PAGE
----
For details on the types and units see the schema at http://sumo-sim.org/xsd/amitran/od.xsd
Splitting large Matrices
OD2TRIPS allows splitting matrices which define a long time period into smaller parts which contain definite percentages of the whole. There are two ways of defining the amounts the matrix shall be split into. In both cases, the probabilities are automatically normed.
Free Range Definitions
The first possibility is to use the option --timeline directly. In this case, it should be followed by a list of times and probabilities, separated by ','. Each time and probability field is made up of two values, an integer time being the simulation time in seconds and a floating point number describing the probability. These two values are separated using a ':'. At least two values must be supplied making the definition of a timeline in this case being decribeable by the following BNF-formula:
In this case, the matrix will be split into (fields-1) parts and each part will have the amount described by the integral within the field.
Daily Time Lines
The second case is rather common in transportation science. It allows to split the matrix into 24 subparts - this means the number of fields is fixed to 24 - allowing to spread an O/D-matrix over a day describing it by hours. To use this, give additionally the option --timeline.day-in-hours to OD2TRIPS. It the assumes the values from the --timeline - option being a list of 24 floats, divided by ',', each describing the probability of inserting a vehicle within the according hour.
Some common daily time lines from Germany may be retrieved from: Schmidt, Gerhard; Thomas, Bernd: Hochrechnungsfaktoren für manuelle und automatische Kurzzeitzählungen im Innerortsbereich. Hrsg.: Bundesministerium für Verkehr, Abteilung Straßenbau: Forschung Straßenbau und Straßenverkehrstechnik. Heft 732, Bonn-Bad Godesberg, 1996
Applicability of generic Time Lines
|TGw2_PKW.txt||passenger vehicles, Tuesday-Thursday, cities in West Germany, type#2 = ~streets at inner city border||S.95|
|TGw3_PKW.txt||passenger vehicles, Tuesday-Thursday, cities in West Germany, type#3 = ~streets at city border||S.95|
|TGs1_PKW.txt||passenger vehicles, Saturday/Sunday, cities in West Germany, group#1 = ~inner city streets, large amount of trips to/back work, freeways with no connection to recreation areas||S.100 - 103|
|TGw_LKW.txt||transport vehicles, Monday-Thursday, cities in West Germany||S.98|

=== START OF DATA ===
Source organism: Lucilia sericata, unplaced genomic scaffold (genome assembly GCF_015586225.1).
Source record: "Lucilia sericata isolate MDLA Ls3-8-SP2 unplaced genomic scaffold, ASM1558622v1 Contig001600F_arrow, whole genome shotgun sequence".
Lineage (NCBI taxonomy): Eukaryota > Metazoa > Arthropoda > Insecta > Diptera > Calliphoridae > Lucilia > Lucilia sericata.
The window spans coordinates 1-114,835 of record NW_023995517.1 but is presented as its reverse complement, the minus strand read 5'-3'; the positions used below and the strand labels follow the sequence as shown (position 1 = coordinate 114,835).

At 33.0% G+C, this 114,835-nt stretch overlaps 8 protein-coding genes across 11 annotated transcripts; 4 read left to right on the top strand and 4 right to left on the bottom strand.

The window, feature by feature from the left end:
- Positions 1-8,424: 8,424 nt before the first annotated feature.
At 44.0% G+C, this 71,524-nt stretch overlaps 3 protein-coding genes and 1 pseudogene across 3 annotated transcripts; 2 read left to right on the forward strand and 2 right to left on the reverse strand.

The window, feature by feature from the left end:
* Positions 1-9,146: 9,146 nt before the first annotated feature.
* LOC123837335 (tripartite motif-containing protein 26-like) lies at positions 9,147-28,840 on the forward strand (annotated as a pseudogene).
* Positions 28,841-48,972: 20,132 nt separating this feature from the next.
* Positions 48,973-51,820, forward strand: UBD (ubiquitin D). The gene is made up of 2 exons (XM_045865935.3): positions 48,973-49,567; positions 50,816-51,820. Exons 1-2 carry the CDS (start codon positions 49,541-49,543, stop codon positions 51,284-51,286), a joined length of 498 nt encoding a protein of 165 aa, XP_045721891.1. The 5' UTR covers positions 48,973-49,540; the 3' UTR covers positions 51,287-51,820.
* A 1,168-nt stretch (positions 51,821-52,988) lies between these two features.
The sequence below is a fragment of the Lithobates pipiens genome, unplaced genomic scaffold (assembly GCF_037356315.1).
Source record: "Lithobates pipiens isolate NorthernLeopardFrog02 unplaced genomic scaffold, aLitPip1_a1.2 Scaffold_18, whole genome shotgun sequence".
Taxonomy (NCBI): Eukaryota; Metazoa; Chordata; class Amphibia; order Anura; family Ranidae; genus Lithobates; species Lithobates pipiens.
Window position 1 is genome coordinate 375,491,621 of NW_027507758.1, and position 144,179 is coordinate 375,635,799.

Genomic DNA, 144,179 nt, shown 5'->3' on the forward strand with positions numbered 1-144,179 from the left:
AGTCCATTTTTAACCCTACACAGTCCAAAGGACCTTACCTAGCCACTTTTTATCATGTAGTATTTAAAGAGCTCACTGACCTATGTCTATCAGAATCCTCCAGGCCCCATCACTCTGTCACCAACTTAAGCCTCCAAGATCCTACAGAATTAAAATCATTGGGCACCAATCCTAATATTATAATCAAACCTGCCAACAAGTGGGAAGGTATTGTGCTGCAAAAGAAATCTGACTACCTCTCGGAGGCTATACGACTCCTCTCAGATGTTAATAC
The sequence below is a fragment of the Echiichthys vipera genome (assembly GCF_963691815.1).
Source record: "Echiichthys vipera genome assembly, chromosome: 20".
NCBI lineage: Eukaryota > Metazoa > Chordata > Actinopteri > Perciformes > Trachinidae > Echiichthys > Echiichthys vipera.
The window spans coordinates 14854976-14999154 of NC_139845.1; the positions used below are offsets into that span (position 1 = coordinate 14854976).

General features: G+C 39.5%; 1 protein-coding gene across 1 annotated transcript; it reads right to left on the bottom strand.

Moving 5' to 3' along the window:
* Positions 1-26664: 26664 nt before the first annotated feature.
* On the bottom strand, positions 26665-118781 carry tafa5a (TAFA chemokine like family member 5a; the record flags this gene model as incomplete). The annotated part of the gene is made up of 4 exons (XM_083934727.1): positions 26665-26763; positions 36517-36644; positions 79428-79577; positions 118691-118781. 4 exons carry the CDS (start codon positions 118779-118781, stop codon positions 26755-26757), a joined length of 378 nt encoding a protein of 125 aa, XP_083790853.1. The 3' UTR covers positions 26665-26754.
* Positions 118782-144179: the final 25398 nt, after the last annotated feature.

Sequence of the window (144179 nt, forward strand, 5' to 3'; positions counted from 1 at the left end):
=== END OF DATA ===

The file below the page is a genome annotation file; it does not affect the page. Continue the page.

|TGs_LKW.txt||transport vehicles, Sunday, type: ~long distance roads, strong heavy duty vehicle numbers||S.102, 105|
So, in dependence to the week day and the type of traffic, one could assume using the following time-lines:
One may note, that no time lines are given for passenger trips on Mondays.
The time lines as such are given below, they can be directly copied into the command line
Generic Time Lines
- All time lines describe the hourly percentage of the complete traffic
- values are normalized to 100% (so they don't need to add up to any specific value)
- It is not possible to derive time-lines for all week days
The time lines describe how the traffic (100%) spreads over the whole day. In order to have proper demands for week-end days, one can scale down the week day traffic. The same reference as above gives the following scaling factors at page 31.
Daily time-line scale factors
|NRW other streets||82,6%||74%||78,3%||71,6%|
One may note that this information is 15 years old. Additionally, no information about the type of vehicles is given.
A 24h time line a given O/D-matrix shall be split by may be given to OD2TRIPS using the following options: --timeline.day-in-hours --timeline <TIME_LINE> where <TIME_LINE> is a list of 24 percentages as given above. The amount of traffic defined within the O/D-matrix may be scaled via --scale <SCALE>. Example call to OD2TRIPS:
od2trips -n <NET> -d <MATRIX> -o <OUTPUT> --scale <SKALIERUNG> \ --timeline.day-in-hours --timeline <TIME_LINE>
Dealing with broken Data
OD2TRIPS behaves here as following:
- missing origin OR destination district: error
- missing origin AND destination district: warning
- missing connection to an origin OR a destination district: error
- missing connection to an origin AND a destination district: error